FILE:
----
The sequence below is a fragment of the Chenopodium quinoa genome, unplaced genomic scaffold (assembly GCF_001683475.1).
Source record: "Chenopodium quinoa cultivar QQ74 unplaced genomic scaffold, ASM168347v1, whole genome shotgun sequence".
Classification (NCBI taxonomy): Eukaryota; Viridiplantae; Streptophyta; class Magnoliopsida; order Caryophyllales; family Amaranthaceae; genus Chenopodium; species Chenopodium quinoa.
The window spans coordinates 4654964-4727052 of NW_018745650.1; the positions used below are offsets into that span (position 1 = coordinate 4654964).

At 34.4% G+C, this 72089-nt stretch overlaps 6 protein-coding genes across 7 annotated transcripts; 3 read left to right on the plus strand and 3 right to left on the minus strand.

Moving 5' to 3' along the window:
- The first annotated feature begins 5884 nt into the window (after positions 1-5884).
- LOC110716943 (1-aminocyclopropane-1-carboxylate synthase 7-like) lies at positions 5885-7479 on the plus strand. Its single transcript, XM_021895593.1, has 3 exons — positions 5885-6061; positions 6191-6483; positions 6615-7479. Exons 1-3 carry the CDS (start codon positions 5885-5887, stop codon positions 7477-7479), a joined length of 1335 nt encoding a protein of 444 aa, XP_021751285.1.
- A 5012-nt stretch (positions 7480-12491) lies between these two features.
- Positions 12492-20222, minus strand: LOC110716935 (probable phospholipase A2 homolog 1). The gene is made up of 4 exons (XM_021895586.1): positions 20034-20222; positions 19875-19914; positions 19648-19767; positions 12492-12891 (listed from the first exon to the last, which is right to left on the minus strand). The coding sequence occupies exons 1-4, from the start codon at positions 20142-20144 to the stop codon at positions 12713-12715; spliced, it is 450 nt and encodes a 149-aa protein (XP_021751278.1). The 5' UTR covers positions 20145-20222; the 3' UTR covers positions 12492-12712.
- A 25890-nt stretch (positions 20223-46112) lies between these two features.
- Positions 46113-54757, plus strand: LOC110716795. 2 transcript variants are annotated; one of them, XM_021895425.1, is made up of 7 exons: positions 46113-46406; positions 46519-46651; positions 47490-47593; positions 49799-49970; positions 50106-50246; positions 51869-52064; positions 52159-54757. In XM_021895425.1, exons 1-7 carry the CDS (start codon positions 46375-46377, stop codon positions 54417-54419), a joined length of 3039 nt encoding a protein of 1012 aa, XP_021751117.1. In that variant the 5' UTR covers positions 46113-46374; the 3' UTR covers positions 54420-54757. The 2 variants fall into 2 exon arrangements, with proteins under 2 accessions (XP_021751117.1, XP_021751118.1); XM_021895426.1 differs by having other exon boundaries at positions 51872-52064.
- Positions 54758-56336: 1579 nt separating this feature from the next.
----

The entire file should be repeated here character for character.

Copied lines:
The sequence below is a fragment of the Chenopodium quinoa genome, unplaced genomic scaffold (assembly GCF_001683475.1).
Source record: "Chenopodium quinoa cultivar QQ74 unplaced genomic scaffold, ASM168347v1, whole genome shotgun sequence".
Classification (NCBI taxonomy): Eukaryota; Viridiplantae; Streptophyta; class Magnoliopsida; order Caryophyllales; family Amaranthaceae; genus Chenopodium; species Chenopodium quinoa.
The window spans coordinates 4654964-4727052 of NW_018745650.1; the positions used below are offsets into that span (position 1 = coordinate 4654964).

At 34.4% G+C, this 72089-nt stretch overlaps 6 protein-coding genes across 7 annotated transcripts; 3 read left to right on the plus strand and 3 right to left on the minus strand.

Moving 5' to 3' along the window:
- The first annotated feature begins 5884 nt into the window (after positions 1-5884).
- LOC110716943 (1-aminocyclopropane-1-carboxylate synthase 7-like) lies at positions 5885-7479 on the plus strand. Its single transcript, XM_021895593.1, has 3 exons — positions 5885-6061; positions 6191-6483; positions 6615-7479. Exons 1-3 carry the CDS (start codon positions 5885-5887, stop codon positions 7477-7479), a joined length of 1335 nt encoding a protein of 444 aa, XP_021751285.1.
- A 5012-nt stretch (positions 7480-12491) lies between these two features.
- Positions 12492-20222, minus strand: LOC110716935 (probable phospholipase A2 homolog 1). The gene is made up of 4 exons (XM_021895586.1): positions 20034-20222; positions 19875-19914; positions 19648-19767; positions 12492-12891 (listed from the first exon to the last, which is right to left on the minus strand). The coding sequence occupies exons 1-4, from the start codon at positions 20142-20144 to the stop codon at positions 12713-12715; spliced, it is 450 nt and encodes a 149-aa protein (XP_021751278.1). The 5' UTR covers positions 20145-20222; the 3' UTR covers positions 12492-12712.
- A 25890-nt stretch (positions 20223-46112) lies between these two features.
- Positions 46113-54757, plus strand: LOC110716795. 2 transcript variants are annotated; one of them, XM_021895425.1, is made up of 7 exons: positions 46113-46406; positions 46519-46651; positions 47490-47593; positions 49799-49970; positions 50106-50246; positions 51869-52064; positions 52159-54757. In XM_021895425.1, exons 1-7 carry the CDS (start codon positions 46375-46377, stop codon positions 54417-54419), a joined length of 3039 nt encoding a protein of 1012 aa, XP_021751117.1. In that variant the 5' UTR covers positions 46113-46374; the 3' UTR covers positions 54420-54757. The 2 variants fall into 2 exon arrangements, with proteins under 2 accessions (XP_021751117.1, XP_021751118.1); XM_021895426.1 differs by having other exon boundaries at positions 51872-52064.
- Positions 54758-56336: 1579 nt separating this feature from the next.